Introduction: Preconditioning improves acute ischemic stroke (AIS) outcomes in animals and possibly in humans. The influence of a preceding ischemic event (PIE), such as a TIA or AIS occurring at different intervals, sites and for different durations, needs to be studied in humans.
Hypothesis: We aimed to identify whether a PIE can have a preconditioning effect on a subsequent AIS.
Methods: Using consecutive AIS from the ASTRAL registry we determined demographics, risk factors, past medical history,stroke mechanism,PIE and other features that were associated with initial stroke severity measured by NIHSS. We used a multivariate linear regression model with NIHSS as the dependent variable to compare groups with and without PIE.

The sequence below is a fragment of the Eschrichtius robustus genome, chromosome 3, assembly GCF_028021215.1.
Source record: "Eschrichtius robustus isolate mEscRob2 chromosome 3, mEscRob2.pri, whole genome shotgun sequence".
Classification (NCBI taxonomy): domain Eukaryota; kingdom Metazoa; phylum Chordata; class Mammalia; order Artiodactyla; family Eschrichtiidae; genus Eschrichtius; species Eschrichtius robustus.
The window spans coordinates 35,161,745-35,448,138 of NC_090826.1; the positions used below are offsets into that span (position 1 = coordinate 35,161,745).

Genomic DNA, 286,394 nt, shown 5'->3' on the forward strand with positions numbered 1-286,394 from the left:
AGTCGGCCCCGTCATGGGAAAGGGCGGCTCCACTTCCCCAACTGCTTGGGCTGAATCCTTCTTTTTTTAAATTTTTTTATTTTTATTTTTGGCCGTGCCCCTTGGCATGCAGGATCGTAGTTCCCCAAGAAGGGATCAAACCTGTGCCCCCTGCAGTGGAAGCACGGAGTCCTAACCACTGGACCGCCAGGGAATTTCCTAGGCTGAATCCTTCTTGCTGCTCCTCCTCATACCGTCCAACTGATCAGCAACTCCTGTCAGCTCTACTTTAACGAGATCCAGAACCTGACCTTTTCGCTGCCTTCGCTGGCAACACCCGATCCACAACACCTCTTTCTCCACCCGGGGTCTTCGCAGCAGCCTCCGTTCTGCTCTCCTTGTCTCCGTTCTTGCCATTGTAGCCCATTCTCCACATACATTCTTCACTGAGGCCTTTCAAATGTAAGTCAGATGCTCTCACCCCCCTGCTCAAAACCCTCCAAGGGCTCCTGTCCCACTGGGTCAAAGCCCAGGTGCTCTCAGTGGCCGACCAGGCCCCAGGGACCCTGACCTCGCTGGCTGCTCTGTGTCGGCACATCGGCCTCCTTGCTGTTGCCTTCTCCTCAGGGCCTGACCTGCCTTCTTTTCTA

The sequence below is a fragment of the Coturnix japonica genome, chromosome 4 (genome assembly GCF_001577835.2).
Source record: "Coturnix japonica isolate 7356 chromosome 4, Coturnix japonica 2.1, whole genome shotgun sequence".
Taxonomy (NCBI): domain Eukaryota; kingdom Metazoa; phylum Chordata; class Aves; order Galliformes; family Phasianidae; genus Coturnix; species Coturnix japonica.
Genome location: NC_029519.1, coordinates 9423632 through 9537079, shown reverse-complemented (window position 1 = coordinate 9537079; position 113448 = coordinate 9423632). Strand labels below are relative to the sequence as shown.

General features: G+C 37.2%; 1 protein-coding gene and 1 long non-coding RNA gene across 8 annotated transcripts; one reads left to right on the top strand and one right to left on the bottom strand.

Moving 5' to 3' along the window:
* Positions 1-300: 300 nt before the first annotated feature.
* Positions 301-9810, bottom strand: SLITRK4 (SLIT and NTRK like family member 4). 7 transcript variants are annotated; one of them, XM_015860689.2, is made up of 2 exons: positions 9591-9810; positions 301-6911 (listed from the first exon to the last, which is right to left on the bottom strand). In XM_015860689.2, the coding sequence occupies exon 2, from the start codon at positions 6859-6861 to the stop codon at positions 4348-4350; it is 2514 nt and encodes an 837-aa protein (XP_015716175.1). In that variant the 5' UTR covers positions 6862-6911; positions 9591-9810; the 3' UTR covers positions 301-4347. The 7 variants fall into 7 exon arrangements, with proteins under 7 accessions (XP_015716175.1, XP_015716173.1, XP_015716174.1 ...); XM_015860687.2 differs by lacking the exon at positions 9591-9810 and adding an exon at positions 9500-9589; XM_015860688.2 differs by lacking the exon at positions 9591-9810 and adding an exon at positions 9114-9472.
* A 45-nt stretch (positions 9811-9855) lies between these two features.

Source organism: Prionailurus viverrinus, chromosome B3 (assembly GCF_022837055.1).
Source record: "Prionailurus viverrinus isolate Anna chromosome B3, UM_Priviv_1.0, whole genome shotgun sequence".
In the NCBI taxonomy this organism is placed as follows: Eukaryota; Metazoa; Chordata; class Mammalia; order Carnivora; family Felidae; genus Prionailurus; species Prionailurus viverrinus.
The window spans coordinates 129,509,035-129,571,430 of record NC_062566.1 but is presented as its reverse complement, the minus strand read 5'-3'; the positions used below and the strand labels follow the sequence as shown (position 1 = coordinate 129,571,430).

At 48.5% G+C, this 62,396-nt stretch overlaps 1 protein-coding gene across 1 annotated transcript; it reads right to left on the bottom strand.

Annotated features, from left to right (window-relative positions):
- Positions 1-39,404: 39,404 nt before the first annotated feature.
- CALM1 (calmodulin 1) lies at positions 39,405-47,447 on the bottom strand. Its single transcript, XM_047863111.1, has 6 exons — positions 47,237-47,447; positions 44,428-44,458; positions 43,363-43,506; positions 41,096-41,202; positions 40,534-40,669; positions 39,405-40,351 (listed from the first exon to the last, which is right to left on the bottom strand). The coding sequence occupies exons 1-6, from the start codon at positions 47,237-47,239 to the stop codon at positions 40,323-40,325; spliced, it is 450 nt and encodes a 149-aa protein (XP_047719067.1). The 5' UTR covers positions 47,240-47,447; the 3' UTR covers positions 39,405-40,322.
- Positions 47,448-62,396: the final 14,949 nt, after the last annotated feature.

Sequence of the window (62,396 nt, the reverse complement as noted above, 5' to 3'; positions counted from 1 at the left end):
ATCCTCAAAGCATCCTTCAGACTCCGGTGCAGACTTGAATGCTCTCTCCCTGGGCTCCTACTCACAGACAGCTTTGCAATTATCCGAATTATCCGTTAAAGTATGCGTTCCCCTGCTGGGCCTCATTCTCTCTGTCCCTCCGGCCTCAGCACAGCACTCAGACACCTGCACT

Results: Of 3501 consecutive AIS patients (43% females, median age 73 y), 996 (28.4%) had preceding PIEs (15.7% TIA, 12.9% ischemic stroke, 2.4% retinal ischemia, 8.8% multiple events). There were 162 acute PIE in the preceding 24 h, and 94 subacute PIE up to 7 d before the stroke, respectively with a median delay between the PIE and the subsequent stroke of 180 days.Results of the adjusted multivariate regression analysis are shown as forest plots below.
Conclusions: In patients with AIS, we found an independent association between lesser stroke severity and PIE, suggesting a possible beneficial role of ischemic preconditioning in stroke in humans. The effect of timing, severity,location of PIE and long-term outcome of such patients needs to be analyzed in further studies.